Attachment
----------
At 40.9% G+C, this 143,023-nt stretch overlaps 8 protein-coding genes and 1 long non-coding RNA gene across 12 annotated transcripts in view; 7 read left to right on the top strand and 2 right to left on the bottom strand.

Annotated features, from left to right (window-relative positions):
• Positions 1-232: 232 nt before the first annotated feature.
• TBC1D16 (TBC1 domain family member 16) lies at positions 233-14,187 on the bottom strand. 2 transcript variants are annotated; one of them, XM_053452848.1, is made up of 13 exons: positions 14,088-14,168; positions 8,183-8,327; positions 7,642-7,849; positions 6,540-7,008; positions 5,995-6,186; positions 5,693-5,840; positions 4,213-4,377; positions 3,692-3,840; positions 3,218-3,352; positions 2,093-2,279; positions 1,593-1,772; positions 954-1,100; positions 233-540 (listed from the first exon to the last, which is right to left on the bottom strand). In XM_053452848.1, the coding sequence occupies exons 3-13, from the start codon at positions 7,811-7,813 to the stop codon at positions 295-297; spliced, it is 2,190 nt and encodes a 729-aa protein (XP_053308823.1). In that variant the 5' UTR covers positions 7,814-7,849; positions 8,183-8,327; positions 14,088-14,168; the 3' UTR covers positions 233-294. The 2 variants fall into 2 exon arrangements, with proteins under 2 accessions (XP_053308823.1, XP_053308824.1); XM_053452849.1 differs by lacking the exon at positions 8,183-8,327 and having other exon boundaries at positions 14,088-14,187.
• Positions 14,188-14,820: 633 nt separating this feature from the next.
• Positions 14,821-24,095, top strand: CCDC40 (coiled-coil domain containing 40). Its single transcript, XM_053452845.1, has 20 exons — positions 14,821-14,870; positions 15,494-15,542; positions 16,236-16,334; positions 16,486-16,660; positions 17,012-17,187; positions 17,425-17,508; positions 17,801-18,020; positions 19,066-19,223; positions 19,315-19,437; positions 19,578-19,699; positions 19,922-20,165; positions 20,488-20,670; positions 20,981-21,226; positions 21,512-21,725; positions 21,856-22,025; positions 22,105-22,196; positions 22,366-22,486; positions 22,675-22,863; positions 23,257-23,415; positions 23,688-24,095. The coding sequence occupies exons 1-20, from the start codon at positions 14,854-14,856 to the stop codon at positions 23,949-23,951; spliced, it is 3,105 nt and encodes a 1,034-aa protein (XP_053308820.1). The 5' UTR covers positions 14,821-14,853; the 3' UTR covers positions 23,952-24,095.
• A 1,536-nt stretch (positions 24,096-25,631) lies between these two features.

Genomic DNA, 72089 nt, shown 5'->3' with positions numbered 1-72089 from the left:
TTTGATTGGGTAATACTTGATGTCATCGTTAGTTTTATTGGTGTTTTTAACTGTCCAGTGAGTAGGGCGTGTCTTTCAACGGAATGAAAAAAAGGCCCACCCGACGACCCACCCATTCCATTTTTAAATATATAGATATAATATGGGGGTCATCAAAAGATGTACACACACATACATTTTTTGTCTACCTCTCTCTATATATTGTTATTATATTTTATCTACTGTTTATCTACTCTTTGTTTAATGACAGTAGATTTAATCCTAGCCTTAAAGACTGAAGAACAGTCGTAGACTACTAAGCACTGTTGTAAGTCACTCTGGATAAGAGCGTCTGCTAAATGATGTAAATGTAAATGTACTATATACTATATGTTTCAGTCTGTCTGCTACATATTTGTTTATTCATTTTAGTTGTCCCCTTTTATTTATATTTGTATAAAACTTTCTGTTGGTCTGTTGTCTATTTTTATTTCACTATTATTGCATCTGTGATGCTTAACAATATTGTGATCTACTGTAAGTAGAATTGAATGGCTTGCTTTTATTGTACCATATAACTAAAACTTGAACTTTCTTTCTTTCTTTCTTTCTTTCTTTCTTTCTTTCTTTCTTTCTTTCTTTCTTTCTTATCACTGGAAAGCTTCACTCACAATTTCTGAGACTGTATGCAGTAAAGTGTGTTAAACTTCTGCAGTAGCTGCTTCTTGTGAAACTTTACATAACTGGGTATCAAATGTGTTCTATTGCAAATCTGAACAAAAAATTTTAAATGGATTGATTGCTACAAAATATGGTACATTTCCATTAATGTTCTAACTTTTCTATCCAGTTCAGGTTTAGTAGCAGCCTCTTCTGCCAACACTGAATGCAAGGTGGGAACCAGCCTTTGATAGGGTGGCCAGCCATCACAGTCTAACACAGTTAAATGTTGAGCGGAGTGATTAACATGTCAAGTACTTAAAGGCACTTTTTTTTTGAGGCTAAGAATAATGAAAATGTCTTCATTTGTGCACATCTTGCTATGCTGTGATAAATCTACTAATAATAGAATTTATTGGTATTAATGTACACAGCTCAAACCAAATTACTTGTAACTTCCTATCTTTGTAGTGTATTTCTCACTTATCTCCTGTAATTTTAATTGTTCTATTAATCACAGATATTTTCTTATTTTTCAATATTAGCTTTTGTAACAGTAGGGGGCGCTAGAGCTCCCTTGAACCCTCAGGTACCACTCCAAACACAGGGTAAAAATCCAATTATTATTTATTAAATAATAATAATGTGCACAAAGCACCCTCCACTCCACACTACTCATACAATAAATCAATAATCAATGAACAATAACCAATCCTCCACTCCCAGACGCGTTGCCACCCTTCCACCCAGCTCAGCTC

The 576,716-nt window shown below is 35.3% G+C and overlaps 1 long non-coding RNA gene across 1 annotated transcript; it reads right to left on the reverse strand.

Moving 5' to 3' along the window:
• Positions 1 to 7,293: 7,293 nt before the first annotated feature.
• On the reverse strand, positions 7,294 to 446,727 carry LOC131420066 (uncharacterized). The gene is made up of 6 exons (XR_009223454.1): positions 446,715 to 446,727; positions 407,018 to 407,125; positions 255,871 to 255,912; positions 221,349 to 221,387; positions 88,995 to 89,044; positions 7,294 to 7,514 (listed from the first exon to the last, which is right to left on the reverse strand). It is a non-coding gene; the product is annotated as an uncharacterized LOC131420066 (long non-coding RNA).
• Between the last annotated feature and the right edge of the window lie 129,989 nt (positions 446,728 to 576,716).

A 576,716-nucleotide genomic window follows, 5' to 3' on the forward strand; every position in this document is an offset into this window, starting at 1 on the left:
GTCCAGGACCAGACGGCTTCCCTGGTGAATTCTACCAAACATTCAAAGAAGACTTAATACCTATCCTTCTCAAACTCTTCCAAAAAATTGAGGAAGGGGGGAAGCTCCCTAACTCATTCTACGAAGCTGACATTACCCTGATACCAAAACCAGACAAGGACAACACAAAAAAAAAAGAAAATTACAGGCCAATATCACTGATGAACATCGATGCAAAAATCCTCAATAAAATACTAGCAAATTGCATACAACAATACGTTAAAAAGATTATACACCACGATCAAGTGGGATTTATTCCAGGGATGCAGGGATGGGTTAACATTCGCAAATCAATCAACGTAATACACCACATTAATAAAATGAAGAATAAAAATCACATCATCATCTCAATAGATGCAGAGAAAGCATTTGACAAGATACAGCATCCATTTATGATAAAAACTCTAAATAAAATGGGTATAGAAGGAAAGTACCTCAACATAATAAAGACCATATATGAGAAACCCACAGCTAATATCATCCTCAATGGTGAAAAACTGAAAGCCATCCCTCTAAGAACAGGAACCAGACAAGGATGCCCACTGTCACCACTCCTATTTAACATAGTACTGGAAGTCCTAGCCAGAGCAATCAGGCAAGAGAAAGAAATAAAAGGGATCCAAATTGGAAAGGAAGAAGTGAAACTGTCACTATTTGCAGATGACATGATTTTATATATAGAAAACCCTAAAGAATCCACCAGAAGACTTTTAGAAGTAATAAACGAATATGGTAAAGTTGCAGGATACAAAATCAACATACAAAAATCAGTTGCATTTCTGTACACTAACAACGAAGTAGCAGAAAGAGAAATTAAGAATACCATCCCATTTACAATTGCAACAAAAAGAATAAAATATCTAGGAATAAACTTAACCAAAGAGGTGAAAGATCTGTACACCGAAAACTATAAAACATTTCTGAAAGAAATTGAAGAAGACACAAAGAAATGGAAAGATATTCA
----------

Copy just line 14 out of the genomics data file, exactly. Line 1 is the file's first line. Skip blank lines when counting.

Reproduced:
• Between the last annotated feature and the right edge of the window lie 129,989 nt (positions 446,728 to 576,716).